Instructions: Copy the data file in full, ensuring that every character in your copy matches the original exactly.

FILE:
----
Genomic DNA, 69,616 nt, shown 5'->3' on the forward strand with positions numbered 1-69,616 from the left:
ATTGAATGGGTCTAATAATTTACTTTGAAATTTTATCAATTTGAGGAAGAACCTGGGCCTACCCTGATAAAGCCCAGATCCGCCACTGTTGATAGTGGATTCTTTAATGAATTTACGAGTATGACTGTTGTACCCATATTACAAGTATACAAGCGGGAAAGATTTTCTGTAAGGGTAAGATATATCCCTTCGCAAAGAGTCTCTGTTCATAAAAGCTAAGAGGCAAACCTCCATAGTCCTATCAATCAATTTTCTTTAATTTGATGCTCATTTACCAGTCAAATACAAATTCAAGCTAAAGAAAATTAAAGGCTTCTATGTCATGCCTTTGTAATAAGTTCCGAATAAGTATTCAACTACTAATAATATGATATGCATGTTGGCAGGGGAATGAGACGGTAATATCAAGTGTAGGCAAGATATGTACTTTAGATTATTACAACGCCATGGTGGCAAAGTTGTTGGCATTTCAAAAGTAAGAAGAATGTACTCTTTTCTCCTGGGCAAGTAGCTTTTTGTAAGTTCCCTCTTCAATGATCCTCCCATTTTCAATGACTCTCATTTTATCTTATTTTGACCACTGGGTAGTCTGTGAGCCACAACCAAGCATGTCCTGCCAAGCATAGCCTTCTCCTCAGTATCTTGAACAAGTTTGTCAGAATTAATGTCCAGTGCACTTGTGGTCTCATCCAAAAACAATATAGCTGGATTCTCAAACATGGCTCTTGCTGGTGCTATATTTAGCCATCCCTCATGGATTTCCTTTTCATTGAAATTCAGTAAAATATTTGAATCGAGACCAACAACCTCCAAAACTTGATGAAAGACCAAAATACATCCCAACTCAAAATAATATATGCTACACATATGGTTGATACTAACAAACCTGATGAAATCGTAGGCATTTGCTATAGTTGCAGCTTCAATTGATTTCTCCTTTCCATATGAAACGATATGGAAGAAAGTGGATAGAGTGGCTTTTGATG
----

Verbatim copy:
Genomic DNA, 69,616 nt, shown 5'->3' on the forward strand with positions numbered 1-69,616 from the left:
ATTGAATGGGTCTAATAATTTACTTTGAAATTTTATCAATTTGAGGAAGAACCTGGGCCTACCCTGATAAAGCCCAGATCCGCCACTGTTGATAGTGGATTCTTTAATGAATTTACGAGTATGACTGTTGTACCCATATTACAAGTATACAAGCGGGAAAGATTTTCTGTAAGGGTAAGATATATCCCTTCGCAAAGAGTCTCTGTTCATAAAAGCTAAGAGGCAAACCTCCATAGTCCTATCAATCAATTTTCTTTAATTTGATGCTCATTTACCAGTCAAATACAAATTCAAGCTAAAGAAAATTAAAGGCTTCTATGTCATGCCTTTGTAATAAGTTCCGAATAAGTATTCAACTACTAATAATATGATATGCATGTTGGCAGGGGAATGAGACGGTAATATCAAGTGTAGGCAAGATATGTACTTTAGATTATTACAACGCCATGGTGGCAAAGTTGTTGGCATTTCAAAAGTAAGAAGAATGTACTCTTTTCTCCTGGGCAAGTAGCTTTTTGTAAGTTCCCTCTTCAATGATCCTCCCATTTTCAATGACTCTCATTTTATCTTATTTTGACCACTGGGTAGTCTGTGAGCCACAACCAAGCATGTCCTGCCAAGCATAGCCTTCTCCTCAGTATCTTGAACAAGTTTGTCAGAATTAATGTCCAGTGCACTTGTGGTCTCATCCAAAAACAATATAGCTGGATTCTCAAACATGGCTCTTGCTGGTGCTATATTTAGCCATCCCTCATGGATTTCCTTTTCATTGAAATTCAGTAAAATATTTGAATCGAGACCAACAACCTCCAAAACTTGATGAAAGACCAAAATACATCCCAACTCAAAATAATATATGCTACACATATGGTTGATACTAACAAACCTGATGAAATCGTAGGCATTTGCTATAGTTGCAGCTTCAATTGATTTCTCCTTTCCATATGAAACGATATGGAAGAAAGTGGATAGAGTGGCTTTTGATG